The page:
Tabula Rasa. Exhibition. Swansea College of Art .
Swansea College of Art, Tabula Rasa Exhibition. A sampler of student artworks.
All week this week, Swansea News Network will be sharing a selection of some of the wonderful artworks by the Fine Art Degree, 1st and 2nd year students at the city’s Swansea College of Art. Full details of the exhibition are in the poster.
Lydia Courtier – Non-Places – Courtier is working to explore the idea of non-places, which are spaces that we don’t occupy, we simply travel through, such as alleyways and staircases, and the idea of urbanisation and how this changes the space we live in. She is fascinated about how we not only interact and move through an area but also the people that we meet in these transitional spaces, how everyone’s individual itineraries meet for a brief moment. These transitional spaces are becoming more common through urbanisation, with these spaces appearing like leftovers. Looking predominantly at stairways, Lydia uses bright colours to create contrast using a mixed medium in overlapping layers on mainly salvaged board to produce complex cityscapes.
Tomos Sparnon – Sparnon has always been interested in painting, especially faces. The human face and structure of the head attracts him, as each one is unique, either in terms of shape, skin tone or expression. Lately, his interest has expanded to the human body. This has come from looking at the works of the Old Masters and classical sculptures such as ‘Belvedere Torso’ and ‘Laocoön’. These are the things that have inspired Sparnon to apply paint, charcoal or pastel to canvas.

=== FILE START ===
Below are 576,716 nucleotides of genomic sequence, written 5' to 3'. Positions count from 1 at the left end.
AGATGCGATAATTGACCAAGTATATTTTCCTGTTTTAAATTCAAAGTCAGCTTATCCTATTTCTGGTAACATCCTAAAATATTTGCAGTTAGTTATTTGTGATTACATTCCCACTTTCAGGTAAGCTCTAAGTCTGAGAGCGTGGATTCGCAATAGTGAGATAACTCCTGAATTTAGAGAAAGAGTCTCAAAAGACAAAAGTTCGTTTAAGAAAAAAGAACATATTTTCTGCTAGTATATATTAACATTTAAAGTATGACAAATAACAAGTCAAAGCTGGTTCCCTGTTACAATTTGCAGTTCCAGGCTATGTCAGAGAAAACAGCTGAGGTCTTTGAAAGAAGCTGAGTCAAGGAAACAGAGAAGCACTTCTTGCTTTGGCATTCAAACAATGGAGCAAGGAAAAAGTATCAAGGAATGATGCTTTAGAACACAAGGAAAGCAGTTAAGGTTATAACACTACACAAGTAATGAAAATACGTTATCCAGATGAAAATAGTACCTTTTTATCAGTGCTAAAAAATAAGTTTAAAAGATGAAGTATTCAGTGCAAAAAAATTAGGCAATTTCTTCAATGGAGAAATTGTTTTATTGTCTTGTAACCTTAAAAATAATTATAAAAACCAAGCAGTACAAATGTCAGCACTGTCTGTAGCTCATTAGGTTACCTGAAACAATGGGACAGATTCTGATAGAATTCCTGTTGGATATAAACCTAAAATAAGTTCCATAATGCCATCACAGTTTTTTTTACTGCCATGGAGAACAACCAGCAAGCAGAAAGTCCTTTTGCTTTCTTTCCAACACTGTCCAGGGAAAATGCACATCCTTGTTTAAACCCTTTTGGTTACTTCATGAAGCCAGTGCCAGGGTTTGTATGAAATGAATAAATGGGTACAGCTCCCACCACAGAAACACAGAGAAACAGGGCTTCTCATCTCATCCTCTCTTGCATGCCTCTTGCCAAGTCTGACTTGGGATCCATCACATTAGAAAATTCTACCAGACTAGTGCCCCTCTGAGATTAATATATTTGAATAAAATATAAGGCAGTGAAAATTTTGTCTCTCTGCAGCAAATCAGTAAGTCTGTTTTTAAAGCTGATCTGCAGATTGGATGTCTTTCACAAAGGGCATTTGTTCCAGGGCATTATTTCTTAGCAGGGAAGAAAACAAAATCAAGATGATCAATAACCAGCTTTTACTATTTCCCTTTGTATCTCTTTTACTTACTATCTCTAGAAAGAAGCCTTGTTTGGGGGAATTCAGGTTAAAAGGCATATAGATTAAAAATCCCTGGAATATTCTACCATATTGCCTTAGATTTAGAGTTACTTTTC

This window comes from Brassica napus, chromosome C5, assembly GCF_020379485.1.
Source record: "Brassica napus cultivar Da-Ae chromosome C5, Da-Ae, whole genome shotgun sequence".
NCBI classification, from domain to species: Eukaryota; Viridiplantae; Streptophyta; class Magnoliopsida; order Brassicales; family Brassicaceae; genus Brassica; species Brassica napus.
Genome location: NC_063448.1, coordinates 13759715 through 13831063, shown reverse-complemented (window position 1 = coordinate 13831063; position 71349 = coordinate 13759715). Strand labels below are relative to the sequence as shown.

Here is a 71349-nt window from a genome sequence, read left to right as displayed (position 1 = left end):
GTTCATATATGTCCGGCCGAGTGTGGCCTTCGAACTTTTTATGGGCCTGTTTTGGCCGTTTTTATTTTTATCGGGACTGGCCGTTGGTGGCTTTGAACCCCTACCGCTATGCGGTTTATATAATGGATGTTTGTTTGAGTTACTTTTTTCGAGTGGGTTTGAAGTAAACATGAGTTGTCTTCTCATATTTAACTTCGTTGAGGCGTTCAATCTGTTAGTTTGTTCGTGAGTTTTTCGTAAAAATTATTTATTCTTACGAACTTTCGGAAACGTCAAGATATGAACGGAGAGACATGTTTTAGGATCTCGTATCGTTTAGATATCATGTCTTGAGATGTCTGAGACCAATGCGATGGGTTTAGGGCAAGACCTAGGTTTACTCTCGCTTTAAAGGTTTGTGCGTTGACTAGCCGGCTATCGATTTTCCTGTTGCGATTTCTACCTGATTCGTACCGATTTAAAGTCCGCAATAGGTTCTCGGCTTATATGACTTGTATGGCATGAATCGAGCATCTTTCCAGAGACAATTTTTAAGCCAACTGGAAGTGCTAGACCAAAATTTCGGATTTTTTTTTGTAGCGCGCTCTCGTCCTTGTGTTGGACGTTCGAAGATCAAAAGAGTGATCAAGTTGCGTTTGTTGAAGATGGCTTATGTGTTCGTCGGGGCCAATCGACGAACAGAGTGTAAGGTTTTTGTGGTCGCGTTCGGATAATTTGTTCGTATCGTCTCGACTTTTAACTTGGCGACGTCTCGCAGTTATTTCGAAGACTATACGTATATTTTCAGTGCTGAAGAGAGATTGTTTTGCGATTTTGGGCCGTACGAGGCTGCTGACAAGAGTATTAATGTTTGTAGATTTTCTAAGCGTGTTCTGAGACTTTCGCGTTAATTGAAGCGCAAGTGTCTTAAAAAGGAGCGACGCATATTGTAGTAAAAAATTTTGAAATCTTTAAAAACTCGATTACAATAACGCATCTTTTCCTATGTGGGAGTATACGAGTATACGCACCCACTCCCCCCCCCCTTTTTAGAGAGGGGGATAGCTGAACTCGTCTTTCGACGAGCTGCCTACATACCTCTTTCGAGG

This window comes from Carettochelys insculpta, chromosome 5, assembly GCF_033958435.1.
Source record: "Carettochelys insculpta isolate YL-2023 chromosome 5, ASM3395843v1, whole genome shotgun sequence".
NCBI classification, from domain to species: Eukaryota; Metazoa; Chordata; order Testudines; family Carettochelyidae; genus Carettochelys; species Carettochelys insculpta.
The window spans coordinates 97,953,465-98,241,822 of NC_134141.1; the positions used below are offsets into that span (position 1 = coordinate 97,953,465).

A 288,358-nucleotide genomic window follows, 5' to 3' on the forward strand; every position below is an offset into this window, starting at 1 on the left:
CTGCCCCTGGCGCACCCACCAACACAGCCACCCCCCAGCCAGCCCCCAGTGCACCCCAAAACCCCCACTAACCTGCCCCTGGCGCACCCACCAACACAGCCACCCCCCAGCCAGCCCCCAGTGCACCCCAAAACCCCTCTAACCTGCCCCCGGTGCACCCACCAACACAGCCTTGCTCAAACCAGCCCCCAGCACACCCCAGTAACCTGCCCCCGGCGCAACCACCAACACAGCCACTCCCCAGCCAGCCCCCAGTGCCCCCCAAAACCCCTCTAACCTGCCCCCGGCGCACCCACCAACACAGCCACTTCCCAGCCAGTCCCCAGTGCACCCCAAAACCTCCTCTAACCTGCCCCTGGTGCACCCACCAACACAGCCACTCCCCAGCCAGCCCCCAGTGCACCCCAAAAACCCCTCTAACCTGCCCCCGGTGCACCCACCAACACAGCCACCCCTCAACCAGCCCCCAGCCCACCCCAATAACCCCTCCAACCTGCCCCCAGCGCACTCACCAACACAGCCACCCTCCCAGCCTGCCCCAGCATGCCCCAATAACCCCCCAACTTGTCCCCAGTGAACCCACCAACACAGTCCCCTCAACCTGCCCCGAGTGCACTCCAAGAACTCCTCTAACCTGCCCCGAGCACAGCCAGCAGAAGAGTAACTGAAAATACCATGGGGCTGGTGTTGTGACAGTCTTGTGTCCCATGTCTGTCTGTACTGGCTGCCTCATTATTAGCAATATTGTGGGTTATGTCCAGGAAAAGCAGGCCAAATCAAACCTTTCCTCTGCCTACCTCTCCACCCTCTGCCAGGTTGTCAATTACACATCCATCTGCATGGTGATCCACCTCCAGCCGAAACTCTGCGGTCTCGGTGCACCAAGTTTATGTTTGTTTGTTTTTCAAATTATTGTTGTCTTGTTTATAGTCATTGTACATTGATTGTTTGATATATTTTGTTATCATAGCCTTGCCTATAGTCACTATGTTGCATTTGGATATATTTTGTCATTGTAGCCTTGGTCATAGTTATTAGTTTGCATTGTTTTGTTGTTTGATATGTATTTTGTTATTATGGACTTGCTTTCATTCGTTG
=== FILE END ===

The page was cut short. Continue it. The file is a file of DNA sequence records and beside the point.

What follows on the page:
He uses the past to find a contemporary figure. Recently, Sparnon has been going against his idea of perfection, through welcoming mistakes. The artist wants to convey a suggestion of a human body. Through looking at the pieces, Sparnon’s aim is for the viewer to see themselves, not just him.
Kena Brown – Brown uses memory as a visual object and translates it into a form, which can describe a being, a place, a feeling, whilst understanding each form and how they happen and develop.
Her paintings are a timeline of living memories and forms. She focuses on portraiture, the beach, a feeling of being in a site, and the atmosphere of being with other beings in a time of living. The colours of each painting describe the form of a feeling, then the form of memory is splatted on a found object, otherwise known as a canvas.
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